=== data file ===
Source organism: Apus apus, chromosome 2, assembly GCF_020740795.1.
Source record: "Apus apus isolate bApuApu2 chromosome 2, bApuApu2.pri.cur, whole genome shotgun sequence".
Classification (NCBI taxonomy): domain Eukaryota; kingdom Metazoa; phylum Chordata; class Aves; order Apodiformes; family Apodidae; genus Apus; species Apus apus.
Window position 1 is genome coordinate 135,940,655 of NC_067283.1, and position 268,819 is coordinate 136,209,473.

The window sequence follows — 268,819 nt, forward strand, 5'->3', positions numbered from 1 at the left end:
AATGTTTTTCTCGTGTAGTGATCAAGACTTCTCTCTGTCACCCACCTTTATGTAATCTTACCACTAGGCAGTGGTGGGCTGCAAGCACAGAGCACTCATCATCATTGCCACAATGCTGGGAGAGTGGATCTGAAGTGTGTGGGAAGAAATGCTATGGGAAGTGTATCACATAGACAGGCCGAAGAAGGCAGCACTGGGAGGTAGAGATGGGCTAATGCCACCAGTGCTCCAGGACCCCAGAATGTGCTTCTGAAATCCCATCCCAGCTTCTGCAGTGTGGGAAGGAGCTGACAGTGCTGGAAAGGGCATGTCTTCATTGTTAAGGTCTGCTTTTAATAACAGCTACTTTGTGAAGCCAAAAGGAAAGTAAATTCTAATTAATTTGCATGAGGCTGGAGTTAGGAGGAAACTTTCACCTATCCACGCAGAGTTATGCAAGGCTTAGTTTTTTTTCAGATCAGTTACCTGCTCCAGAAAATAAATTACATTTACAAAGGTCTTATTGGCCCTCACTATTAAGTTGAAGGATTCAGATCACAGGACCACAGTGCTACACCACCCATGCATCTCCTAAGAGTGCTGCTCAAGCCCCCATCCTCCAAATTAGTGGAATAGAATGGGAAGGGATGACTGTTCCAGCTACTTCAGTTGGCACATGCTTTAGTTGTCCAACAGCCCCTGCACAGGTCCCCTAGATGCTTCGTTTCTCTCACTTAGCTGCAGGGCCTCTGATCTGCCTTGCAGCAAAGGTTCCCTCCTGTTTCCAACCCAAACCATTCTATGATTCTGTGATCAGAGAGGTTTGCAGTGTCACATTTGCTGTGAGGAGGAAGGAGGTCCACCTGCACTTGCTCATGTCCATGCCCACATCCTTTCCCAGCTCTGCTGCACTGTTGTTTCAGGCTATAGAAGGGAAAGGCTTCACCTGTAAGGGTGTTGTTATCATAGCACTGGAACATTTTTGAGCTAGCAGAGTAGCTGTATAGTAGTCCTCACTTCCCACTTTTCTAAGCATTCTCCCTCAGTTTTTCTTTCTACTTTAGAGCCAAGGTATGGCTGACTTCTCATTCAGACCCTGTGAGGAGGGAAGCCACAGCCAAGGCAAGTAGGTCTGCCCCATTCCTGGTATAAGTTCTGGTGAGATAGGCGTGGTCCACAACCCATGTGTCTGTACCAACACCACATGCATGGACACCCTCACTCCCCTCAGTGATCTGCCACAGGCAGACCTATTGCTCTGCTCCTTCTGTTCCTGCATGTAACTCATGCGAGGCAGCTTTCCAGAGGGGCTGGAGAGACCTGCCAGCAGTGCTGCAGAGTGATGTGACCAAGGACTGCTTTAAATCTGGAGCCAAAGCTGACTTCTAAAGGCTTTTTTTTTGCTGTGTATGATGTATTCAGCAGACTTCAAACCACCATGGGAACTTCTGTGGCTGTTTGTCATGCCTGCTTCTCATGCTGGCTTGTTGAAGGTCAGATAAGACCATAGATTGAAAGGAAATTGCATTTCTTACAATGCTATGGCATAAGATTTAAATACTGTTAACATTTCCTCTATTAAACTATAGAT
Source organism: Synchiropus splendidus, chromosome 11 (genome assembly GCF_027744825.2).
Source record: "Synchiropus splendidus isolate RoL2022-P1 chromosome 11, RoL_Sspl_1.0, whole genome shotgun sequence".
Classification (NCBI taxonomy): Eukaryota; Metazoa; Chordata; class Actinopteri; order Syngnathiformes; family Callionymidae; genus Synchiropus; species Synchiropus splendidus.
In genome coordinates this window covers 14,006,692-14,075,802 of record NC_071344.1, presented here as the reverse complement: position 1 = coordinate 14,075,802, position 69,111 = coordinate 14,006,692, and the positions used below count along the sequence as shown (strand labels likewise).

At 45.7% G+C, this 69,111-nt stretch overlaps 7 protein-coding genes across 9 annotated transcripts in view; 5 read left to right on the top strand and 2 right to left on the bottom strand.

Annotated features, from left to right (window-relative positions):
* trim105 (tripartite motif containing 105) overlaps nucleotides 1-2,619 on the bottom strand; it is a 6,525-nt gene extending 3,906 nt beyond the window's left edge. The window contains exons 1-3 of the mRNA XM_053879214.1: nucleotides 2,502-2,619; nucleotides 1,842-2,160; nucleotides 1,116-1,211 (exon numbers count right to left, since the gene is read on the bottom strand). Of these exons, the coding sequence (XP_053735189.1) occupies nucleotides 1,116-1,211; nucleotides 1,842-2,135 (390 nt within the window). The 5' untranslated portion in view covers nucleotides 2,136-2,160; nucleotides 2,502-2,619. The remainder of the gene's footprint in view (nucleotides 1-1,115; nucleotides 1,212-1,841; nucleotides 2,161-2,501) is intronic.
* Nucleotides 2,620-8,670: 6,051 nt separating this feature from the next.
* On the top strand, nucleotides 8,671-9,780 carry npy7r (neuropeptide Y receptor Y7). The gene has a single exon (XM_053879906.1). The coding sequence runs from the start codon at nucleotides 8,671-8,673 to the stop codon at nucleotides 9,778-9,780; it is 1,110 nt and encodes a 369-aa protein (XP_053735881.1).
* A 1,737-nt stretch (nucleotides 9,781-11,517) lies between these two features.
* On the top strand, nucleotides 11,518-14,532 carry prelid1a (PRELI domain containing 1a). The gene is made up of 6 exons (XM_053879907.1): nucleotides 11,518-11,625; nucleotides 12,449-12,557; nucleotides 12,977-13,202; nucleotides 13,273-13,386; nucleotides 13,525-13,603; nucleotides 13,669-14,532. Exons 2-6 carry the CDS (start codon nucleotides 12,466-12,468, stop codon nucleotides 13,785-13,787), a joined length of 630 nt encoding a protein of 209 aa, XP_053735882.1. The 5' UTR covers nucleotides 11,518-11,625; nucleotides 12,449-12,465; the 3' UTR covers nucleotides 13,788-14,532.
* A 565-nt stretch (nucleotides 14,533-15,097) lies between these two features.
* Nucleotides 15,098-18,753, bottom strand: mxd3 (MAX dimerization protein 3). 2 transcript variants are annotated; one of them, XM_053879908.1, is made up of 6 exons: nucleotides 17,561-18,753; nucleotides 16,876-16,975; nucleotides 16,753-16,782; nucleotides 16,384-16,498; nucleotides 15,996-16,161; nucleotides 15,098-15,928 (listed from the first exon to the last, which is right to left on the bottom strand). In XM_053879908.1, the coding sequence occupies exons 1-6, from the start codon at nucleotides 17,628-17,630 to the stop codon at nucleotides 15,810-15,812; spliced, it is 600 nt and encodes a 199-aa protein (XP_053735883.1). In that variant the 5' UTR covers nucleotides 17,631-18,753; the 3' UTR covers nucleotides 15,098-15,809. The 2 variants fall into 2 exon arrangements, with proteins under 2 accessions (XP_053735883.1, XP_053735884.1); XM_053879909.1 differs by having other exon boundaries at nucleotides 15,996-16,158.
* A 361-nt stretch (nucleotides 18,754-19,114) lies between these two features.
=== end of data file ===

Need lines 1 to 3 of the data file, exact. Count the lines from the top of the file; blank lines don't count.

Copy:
Source organism: Apus apus, chromosome 2, assembly GCF_020740795.1.
Source record: "Apus apus isolate bApuApu2 chromosome 2, bApuApu2.pri.cur, whole genome shotgun sequence".
Classification (NCBI taxonomy): domain Eukaryota; kingdom Metazoa; phylum Chordata; class Aves; order Apodiformes; family Apodidae; genus Apus; species Apus apus.